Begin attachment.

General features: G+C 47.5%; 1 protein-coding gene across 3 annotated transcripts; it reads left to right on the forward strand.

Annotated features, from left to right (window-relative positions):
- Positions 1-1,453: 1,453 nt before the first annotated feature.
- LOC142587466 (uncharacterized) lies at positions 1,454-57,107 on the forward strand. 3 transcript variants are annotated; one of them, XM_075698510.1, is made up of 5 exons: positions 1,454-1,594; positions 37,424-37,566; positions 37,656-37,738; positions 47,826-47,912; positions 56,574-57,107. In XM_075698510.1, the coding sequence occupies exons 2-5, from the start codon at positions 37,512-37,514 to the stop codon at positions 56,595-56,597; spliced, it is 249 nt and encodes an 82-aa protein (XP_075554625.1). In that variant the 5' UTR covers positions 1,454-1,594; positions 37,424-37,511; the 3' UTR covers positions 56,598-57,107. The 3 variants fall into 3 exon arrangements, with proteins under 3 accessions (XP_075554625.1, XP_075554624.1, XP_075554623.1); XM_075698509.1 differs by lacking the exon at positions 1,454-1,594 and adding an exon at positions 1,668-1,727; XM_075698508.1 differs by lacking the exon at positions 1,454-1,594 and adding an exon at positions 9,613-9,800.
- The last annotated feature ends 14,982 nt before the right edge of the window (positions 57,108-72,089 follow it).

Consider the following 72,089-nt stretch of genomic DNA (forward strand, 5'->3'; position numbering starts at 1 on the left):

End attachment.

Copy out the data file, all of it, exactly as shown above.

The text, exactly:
General features: G+C 47.5%; 1 protein-coding gene across 3 annotated transcripts; it reads left to right on the forward strand.

Annotated features, from left to right (window-relative positions):
- Positions 1-1,453: 1,453 nt before the first annotated feature.
- LOC142587466 (uncharacterized) lies at positions 1,454-57,107 on the forward strand. 3 transcript variants are annotated; one of them, XM_075698510.1, is made up of 5 exons: positions 1,454-1,594; positions 37,424-37,566; positions 37,656-37,738; positions 47,826-47,912; positions 56,574-57,107. In XM_075698510.1, the coding sequence occupies exons 2-5, from the start codon at positions 37,512-37,514 to the stop codon at positions 56,595-56,597; spliced, it is 249 nt and encodes an 82-aa protein (XP_075554625.1). In that variant the 5' UTR covers positions 1,454-1,594; positions 37,424-37,511; the 3' UTR covers positions 56,598-57,107. The 3 variants fall into 3 exon arrangements, with proteins under 3 accessions (XP_075554625.1, XP_075554624.1, XP_075554623.1); XM_075698509.1 differs by lacking the exon at positions 1,454-1,594 and adding an exon at positions 1,668-1,727; XM_075698508.1 differs by lacking the exon at positions 1,454-1,594 and adding an exon at positions 9,613-9,800.
- The last annotated feature ends 14,982 nt before the right edge of the window (positions 57,108-72,089 follow it).

Consider the following 72,089-nt stretch of genomic DNA (forward strand, 5'->3'; position numbering starts at 1 on the left):